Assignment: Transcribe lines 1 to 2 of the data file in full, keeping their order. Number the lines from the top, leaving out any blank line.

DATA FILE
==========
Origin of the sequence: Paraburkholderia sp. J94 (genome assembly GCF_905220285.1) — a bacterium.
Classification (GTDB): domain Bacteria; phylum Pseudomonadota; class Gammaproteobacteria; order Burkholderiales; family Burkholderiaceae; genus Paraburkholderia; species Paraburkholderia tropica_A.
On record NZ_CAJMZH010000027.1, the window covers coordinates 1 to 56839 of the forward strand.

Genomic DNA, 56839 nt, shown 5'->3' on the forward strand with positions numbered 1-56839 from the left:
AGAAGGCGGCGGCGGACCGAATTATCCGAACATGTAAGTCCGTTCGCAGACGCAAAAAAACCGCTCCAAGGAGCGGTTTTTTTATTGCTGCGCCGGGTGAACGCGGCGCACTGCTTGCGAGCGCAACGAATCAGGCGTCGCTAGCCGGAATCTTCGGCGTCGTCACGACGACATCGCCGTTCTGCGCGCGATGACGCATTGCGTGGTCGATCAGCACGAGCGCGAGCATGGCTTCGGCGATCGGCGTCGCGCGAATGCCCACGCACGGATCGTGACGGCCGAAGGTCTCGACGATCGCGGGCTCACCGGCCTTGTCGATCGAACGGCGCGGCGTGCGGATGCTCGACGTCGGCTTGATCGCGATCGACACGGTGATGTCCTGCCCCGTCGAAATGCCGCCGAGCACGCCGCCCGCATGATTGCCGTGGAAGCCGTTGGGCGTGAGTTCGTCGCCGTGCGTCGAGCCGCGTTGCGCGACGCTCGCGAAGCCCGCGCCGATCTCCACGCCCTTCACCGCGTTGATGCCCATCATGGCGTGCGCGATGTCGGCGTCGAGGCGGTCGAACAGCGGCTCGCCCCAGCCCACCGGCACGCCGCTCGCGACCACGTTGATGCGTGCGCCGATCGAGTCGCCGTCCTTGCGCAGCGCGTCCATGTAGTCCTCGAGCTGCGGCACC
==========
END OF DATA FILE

Origin of the sequence: Paraburkholderia sp. J94 (genome assembly GCF_905220285.1) — a bacterium.
Classification (GTDB): domain Bacteria; phylum Pseudomonadota; class Gammaproteobacteria; order Burkholderiales; family Burkholderiaceae; genus Paraburkholderia; species Paraburkholderia tropica_A.